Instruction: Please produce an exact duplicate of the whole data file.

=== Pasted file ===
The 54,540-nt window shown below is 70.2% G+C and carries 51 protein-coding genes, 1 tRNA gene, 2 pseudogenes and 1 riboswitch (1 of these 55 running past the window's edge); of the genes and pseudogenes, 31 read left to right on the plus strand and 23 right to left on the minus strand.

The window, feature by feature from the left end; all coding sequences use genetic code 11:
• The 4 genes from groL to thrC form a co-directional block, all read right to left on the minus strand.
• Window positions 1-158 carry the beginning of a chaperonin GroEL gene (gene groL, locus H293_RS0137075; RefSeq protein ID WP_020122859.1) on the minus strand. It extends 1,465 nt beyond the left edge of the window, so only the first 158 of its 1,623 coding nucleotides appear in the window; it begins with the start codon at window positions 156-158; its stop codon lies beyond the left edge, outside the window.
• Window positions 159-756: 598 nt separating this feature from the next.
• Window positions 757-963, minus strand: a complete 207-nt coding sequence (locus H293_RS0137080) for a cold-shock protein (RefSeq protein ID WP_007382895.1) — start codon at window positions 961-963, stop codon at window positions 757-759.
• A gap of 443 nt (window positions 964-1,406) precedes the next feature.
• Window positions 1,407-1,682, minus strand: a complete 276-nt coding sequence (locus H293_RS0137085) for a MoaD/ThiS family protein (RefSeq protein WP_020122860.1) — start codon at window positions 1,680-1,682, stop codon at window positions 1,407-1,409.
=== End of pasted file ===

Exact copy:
The 54,540-nt window shown below is 70.2% G+C and carries 51 protein-coding genes, 1 tRNA gene, 2 pseudogenes and 1 riboswitch (1 of these 55 running past the window's edge); of the genes and pseudogenes, 31 read left to right on the plus strand and 23 right to left on the minus strand.

The window, feature by feature from the left end; all coding sequences use genetic code 11:
• The 4 genes from groL to thrC form a co-directional block, all read right to left on the minus strand.
• Window positions 1-158 carry the beginning of a chaperonin GroEL gene (gene groL, locus H293_RS0137075; RefSeq protein ID WP_020122859.1) on the minus strand. It extends 1,465 nt beyond the left edge of the window, so only the first 158 of its 1,623 coding nucleotides appear in the window; it begins with the start codon at window positions 156-158; its stop codon lies beyond the left edge, outside the window.
• Window positions 159-756: 598 nt separating this feature from the next.
• Window positions 757-963, minus strand: a complete 207-nt coding sequence (locus H293_RS0137080) for a cold-shock protein (RefSeq protein ID WP_007382895.1) — start codon at window positions 961-963, stop codon at window positions 757-759.
• A gap of 443 nt (window positions 964-1,406) precedes the next feature.
• Window positions 1,407-1,682, minus strand: a complete 276-nt coding sequence (locus H293_RS0137085) for a MoaD/ThiS family protein (RefSeq protein WP_020122860.1) — start codon at window positions 1,680-1,682, stop codon at window positions 1,407-1,409.